Sunday Salon: It's good to be home

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It's been a quiet week around here, but after this amazing weekend, I finally feel like I'm back in a groove for reading, blogging and relaxing.

Reading:
I expected February to be a hectic reading month, but it has been even more hectic than I imagined. As a judge for the Indie Lit Awards in the Fiction category I'm busy reading the finalists, but I can't share my thoughts on those titles with you until the winner is announced in early March. You all know part of the joy I find in reading is sharing the books with friends, so I'm grateful for the discussions with my fellow judges in the meantime!

I'm also serving as a juror for Elle magazine's Reader's Prize for the May 2012 issue. With their publication schedule, I'm submitting my reviews this week. The titles I've read for them are The Red Bookby Deborah Copaken Kogan, The Beginner's Goodbye by Anne Tyler, and The New Republic by Lionel Shriver. It's been fun reading these three titles…

A People's Read-a-long: Week 4

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Welcome to Week 4 of A People's Read-a-long! We're reading a chapter a week, and the pace is perfect. (Missed the first three weeks? Check out my posts for weeks onetwo, and three.)

My thoughts: Chapter 4, entitled "Tyranny Is Tyranny," feels like a watershed chapter. Its focus is on the Declaration of Independence and its wording.The opening line of the chapter sets the stage perfectly: "Around 1776, certain important people in the English colonies made a discovery that would prove enormously useful for the next two hundred years. They found that by creating a nation, a symbol, a legal unity called the United States, they could take over land, profits, and political power from favorites of the British Empire."

What I found most interesting in this chapter was the discussion of the rights that come from owning property, and, in particular, voting. It's a clear extension of the class system. I found myself thinking of how this country would look if th…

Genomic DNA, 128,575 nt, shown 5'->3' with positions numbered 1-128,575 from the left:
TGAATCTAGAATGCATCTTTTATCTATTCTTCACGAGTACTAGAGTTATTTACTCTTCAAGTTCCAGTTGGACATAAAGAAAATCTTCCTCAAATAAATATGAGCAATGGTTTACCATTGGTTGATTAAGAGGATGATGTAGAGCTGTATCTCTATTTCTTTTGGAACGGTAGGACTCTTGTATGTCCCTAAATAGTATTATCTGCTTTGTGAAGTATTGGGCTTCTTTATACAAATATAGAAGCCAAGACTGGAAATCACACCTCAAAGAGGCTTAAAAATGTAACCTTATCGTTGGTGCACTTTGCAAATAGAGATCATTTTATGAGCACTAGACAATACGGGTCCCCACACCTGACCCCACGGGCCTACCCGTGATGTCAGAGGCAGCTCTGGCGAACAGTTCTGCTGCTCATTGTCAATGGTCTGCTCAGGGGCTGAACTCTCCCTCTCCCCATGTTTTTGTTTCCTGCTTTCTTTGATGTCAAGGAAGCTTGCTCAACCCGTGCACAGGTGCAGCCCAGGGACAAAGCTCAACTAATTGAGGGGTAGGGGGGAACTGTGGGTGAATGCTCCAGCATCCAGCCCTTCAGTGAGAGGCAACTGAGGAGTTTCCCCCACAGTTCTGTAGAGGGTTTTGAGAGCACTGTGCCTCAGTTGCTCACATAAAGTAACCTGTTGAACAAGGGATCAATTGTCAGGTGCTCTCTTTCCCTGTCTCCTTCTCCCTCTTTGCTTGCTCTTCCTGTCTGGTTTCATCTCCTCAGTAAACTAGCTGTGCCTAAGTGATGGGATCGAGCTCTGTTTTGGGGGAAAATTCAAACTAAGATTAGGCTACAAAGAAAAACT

Sunday Salon: On the comfort of reading

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This week has been a whirlwind of emotions and movements. Two weeks ago, Mr. Nomadreader's grandmother went into hospice. One week ago, she passed away. After a cross-country drive, this weekend has brought the happiness and joy of being with family as well as the sadness of saying goodbye. This morning, as I lounged on the couch at my mother-in-law's home reading a novel that will likely not make my best of 2012 list, I realized this novel will linger longer than many because it's the one I happened to be reading this particular weekend, and I love it for that.

I, like many of you, find immense comfort in reading. I love fiction that challenges me, that exposes me to new places and ideas, that make me marvel at imagination or use of language, and novels that make me feel things. Reading is a large part of my life, and it's a large part of my everyday routine. This weekend I've realized there is the comfort in the routine, and this weekend in particular, I probably…

book review: Running the Rift by Naomi Benaron

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The backstory: Running the Rift won the 2010 Bellwether Prize. It's also this month's selection for Book Club (hosted by Jen at Devourer of Books and Nicole at Linus's Blanket).

The basics: Running the Rift is the story of Rwanda in the 1980's and 1990's, told mostly through the eyes of Jean Patrick. We meet Jean Patrick and his family when he is a young boy with a gift for running. Through Jean Patrick, Benaron explores the Tutsi/Hutu conflict over several years.

My thoughts: As I began to read this novel, I initially thought it was nice, but a little slow. As I read more, I realized I was reading it through the eyes of a modern person somewhat aware of recent Rwandan history. While it does seem slow if you have an idea of what is coming, I appreciated that Benaron began the novel in a place of relative normalcy for her characters.

For much of the novel, Jean Patrick comes off as optimistic (at best) or utterly naive (at worst). I think assessing him in those terms …